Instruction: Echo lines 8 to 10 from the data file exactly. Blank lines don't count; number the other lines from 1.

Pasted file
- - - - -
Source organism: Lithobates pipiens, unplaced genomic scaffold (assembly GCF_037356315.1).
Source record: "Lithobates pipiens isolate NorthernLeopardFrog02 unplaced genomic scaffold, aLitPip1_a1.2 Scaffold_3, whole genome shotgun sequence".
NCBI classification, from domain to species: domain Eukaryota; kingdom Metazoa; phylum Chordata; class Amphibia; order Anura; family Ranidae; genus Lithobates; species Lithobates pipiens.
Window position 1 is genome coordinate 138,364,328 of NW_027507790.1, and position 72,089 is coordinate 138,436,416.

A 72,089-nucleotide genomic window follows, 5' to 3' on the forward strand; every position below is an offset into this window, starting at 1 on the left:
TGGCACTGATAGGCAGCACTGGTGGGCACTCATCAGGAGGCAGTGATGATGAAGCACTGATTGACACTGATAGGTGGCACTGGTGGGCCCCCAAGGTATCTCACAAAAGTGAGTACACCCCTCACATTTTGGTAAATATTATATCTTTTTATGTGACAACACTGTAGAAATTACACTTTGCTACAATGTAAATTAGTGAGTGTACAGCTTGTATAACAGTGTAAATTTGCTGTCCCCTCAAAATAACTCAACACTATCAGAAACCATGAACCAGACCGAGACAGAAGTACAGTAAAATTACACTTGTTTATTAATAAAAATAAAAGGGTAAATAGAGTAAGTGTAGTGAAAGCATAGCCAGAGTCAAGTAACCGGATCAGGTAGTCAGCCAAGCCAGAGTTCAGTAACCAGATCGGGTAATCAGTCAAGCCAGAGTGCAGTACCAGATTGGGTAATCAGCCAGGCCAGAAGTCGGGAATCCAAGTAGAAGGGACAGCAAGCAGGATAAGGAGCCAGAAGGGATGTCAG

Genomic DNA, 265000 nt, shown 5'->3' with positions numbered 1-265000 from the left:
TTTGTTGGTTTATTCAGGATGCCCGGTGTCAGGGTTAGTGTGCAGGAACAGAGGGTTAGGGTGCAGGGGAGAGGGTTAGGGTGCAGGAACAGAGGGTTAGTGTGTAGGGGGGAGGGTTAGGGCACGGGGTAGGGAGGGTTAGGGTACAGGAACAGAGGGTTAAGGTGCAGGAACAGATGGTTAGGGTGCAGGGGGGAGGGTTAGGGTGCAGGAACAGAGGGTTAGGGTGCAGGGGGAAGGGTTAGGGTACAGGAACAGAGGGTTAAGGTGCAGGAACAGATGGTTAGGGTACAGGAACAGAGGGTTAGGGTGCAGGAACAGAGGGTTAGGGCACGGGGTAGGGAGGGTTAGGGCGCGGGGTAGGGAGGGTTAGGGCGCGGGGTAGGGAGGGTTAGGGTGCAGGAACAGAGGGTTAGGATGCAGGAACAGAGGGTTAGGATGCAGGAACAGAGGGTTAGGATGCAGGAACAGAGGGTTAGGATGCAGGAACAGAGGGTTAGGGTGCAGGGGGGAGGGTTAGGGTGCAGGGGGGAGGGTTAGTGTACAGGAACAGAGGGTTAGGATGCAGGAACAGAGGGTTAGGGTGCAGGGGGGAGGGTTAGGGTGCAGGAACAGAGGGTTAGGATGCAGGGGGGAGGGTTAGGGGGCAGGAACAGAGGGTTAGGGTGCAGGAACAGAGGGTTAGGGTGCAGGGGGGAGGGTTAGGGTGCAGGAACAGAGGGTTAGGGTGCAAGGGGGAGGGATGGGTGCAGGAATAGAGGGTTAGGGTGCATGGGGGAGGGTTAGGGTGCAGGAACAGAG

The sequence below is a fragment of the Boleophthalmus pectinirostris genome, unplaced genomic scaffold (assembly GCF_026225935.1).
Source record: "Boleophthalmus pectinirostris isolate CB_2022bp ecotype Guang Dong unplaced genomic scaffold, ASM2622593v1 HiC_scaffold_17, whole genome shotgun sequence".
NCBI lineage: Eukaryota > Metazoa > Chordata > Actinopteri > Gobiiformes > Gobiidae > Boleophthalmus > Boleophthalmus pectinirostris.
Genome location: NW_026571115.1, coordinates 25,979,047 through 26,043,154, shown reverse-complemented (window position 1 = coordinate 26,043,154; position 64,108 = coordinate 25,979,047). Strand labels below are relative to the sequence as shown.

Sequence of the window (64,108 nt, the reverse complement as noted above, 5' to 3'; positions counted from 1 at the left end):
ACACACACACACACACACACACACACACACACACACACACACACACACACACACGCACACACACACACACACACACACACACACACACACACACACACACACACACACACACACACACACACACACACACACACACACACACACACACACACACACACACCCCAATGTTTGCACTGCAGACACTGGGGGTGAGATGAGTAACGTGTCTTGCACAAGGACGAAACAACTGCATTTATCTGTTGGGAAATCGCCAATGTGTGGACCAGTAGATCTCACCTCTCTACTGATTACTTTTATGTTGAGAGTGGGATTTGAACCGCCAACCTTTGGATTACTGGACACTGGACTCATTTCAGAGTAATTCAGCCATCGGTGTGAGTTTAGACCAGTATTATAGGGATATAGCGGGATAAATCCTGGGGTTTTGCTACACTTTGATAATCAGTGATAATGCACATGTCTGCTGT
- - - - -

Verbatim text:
TTTGTTGGTTTATTCAGGATGCCCGGTGTCAGGGTTAGTGTGCAGGAACAGAGGGTTAGGGTGCAGGGGAGAGGGTTAGGGTGCAGGAACAGAGGGTTAGTGTGTAGGGGGGAGGGTTAGGGCACGGGGTAGGGAGGGTTAGGGTACAGGAACAGAGGGTTAAGGTGCAGGAACAGATGGTTAGGGTGCAGGGGGGAGGGTTAGGGTGCAGGAACAGAGGGTTAGGGTGCAGGGGGAAGGGTTAGGGTACAGGAACAGAGGGTTAAGGTGCAGGAACAGATGGTTAGGGTACAGGAACAGAGGGTTAGGGTGCAGGAACAGAGGGTTAGGGCACGGGGTAGGGAGGGTTAGGGCGCGGGGTAGGGAGGGTTAGGGCGCGGGGTAGGGAGGGTTAGGGTGCAGGAACAGAGGGTTAGGATGCAGGAACAGAGGGTTAGGATGCAGGAACAGAGGGTTAGGATGCAGGAACAGAGGGTTAGGATGCAGGAACAGAGGGTTAGGGTGCAGGGGGGAGGGTTAGGGTGCAGGGGGGAGGGTTAGTGTACAGGAACAGAGGGTTAGGATGCAGGAACAGAGGGTTAGGGTGCAGGGGGGAGGGTTAGGGTGCAGGAACAGAGGGTTAGGATGCAGGGGGGAGGGTTAGGGGGCAGGAACAGAGGGTTAGGGTGCAGGAACAGAGGGTTAGGGTGCAGGGGGGAGGGTTAGGGTGCAGGAACAGAGGGTTAGGGTGCAAGGGGGAGGGATGGGTGCAGGAATAGAGGGTTAGGGTGCATGGGGGAGGGTTAGGGTGCAGGAACAGAG

The sequence below is a fragment of the Boleophthalmus pectinirostris genome, unplaced genomic scaffold (assembly GCF_026225935.1).
Source record: "Boleophthalmus pectinirostris isolate CB_2022bp ecotype Guang Dong unplaced genomic scaffold, ASM2622593v1 HiC_scaffold_17, whole genome shotgun sequence".